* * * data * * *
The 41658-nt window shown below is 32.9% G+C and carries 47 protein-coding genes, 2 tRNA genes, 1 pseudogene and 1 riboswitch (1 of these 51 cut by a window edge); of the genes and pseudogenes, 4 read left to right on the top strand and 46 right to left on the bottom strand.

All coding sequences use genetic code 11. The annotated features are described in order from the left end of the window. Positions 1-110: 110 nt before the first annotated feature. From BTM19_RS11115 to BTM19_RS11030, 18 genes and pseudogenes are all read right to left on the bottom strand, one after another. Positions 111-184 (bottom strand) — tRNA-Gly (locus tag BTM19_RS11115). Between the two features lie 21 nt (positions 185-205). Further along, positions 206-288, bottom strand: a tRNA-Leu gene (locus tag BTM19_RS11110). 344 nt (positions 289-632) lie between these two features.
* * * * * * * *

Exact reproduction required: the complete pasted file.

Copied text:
The 41658-nt window shown below is 32.9% G+C and carries 47 protein-coding genes, 2 tRNA genes, 1 pseudogene and 1 riboswitch (1 of these 51 cut by a window edge); of the genes and pseudogenes, 4 read left to right on the top strand and 46 right to left on the bottom strand.

All coding sequences use genetic code 11. The annotated features are described in order from the left end of the window. Positions 1-110: 110 nt before the first annotated feature. From BTM19_RS11115 to BTM19_RS11030, 18 genes and pseudogenes are all read right to left on the bottom strand, one after another. Positions 111-184 (bottom strand) — tRNA-Gly (locus tag BTM19_RS11115). Between the two features lie 21 nt (positions 185-205). Further along, positions 206-288, bottom strand: a tRNA-Leu gene (locus tag BTM19_RS11110). 344 nt (positions 289-632) lie between these two features.